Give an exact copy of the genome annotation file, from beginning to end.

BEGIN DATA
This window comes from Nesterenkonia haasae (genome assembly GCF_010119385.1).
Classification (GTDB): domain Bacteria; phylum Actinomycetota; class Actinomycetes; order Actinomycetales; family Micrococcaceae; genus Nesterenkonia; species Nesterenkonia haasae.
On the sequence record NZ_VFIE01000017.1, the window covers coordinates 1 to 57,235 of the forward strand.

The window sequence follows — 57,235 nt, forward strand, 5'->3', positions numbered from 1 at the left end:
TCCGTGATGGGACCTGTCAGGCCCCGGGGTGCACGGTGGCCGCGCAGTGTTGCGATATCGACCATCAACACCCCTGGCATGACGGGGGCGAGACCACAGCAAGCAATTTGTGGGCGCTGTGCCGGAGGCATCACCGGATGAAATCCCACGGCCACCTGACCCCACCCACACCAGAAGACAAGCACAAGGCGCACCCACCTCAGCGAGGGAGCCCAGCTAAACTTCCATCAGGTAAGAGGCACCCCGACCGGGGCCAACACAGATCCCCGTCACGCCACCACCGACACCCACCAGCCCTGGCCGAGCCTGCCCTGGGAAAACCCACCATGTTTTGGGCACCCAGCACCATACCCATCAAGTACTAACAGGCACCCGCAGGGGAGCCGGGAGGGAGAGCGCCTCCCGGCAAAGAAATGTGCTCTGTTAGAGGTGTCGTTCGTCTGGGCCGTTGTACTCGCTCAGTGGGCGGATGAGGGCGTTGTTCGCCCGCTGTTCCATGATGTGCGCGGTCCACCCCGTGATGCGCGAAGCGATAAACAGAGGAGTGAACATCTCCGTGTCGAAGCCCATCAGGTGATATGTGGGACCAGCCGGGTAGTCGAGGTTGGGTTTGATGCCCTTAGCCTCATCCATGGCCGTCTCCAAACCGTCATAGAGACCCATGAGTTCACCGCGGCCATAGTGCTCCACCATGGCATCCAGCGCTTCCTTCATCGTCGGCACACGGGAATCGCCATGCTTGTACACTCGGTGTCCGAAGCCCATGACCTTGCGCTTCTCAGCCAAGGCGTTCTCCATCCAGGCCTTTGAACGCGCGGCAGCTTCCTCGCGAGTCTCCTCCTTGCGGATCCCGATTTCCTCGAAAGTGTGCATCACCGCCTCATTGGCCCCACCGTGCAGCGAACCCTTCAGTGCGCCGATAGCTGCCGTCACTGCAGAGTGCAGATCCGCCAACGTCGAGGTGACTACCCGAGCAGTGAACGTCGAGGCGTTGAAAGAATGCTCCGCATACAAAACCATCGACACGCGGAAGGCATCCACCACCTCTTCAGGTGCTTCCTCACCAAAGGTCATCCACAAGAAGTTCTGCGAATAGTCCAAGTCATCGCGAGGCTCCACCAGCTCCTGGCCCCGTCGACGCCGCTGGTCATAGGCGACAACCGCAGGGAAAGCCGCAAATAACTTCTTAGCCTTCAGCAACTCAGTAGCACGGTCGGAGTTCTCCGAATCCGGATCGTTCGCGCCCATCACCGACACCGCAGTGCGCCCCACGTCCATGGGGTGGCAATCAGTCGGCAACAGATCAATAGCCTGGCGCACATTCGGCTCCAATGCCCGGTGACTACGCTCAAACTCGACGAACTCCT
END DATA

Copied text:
This window comes from Nesterenkonia haasae (genome assembly GCF_010119385.1).
Classification (GTDB): domain Bacteria; phylum Actinomycetota; class Actinomycetes; order Actinomycetales; family Micrococcaceae; genus Nesterenkonia; species Nesterenkonia haasae.
On the sequence record NZ_VFIE01000017.1, the window covers coordinates 1 to 57,235 of the forward strand.

The window sequence follows — 57,235 nt, forward strand, 5'->3', positions numbered from 1 at the left end:
TCCGTGATGGGACCTGTCAGGCCCCGGGGTGCACGGTGGCCGCGCAGTGTTGCGATATCGACCATCAACACCCCTGGCATGACGGGGGCGAGACCACAGCAAGCAATTTGTGGGCGCTGTGCCGGAGGCATCACCGGATGAAATCCCACGGCCACCTGACCCCACCCACACCAGAAGACAAGCACAAGGCGCACCCACCTCAGCGAGGGAGCCCAGCTAAACTTCCATCAGGTAAGAGGCACCCCGACCGGGGCCAACACAGATCCCCGTCACGCCACCACCGACACCCACCAGCCCTGGCCGAGCCTGCCCTGGGAAAACCCACCATGTTTTGGGCACCCAGCACCATACCCATCAAGTACTAACAGGCACCCGCAGGGGAGCCGGGAGGGAGAGCGCCTCCCGGCAAAGAAATGTGCTCTGTTAGAGGTGTCGTTCGTCTGGGCCGTTGTACTCGCTCAGTGGGCGGATGAGGGCGTTGTTCGCCCGCTGTTCCATGATGTGCGCGGTCCACCCCGTGATGCGCGAAGCGATAAACAGAGGAGTGAACATCTCCGTGTCGAAGCCCATCAGGTGATATGTGGGACCAGCCGGGTAGTCGAGGTTGGGTTTGATGCCCTTAGCCTCATCCATGGCCGTCTCCAAACCGTCATAGAGACCCATGAGTTCACCGCGGCCATAGTGCTCCACCATGGCATCCAGCGCTTCCTTCATCGTCGGCACACGGGAATCGCCATGCTTGTACACTCGGTGTCCGAAGCCCATGACCTTGCGCTTCTCAGCCAAGGCGTTCTCCATCCAGGCCTTTGAACGCGCGGCAGCTTCCTCGCGAGTCTCCTCCTTGCGGATCCCGATTTCCTCGAAAGTGTGCATCACCGCCTCATTGGCCCCACCGTGCAGCGAACCCTTCAGTGCGCCGATAGCTGCCGTCACTGCAGAGTGCAGATCCGCCAACGTCGAGGTGACTACCCGAGCAGTGAACGTCGAGGCGTTGAAAGAATGCTCCGCATACAAAACCATCGACACGCGGAAGGCATCCACCACCTCTTCAGGTGCTTCCTCACCAAAGGTCATCCACAAGAAGTTCTGCGAATAGTCCAAGTCATCGCGAGGCTCCACCAGCTCCTGGCCCCGTCGACGCCGCTGGTCATAGGCGACAACCGCAGGGAAAGCCGCAAATAACTTCTTAGCCTTCAGCAACTCAGTAGCACGGTCGGAGTTCTCCGAATCCGGATCGTTCGCGCCCATCACCGACACCGCAGTGCGCCCCACGTCCATGGGGTGGCAATCAGTCGGCAACAGATCAATAGCCTGGCGCACATTCGGCTCCAATGCCCGGTGACTACGCTCAAACTCGACGAACTCCT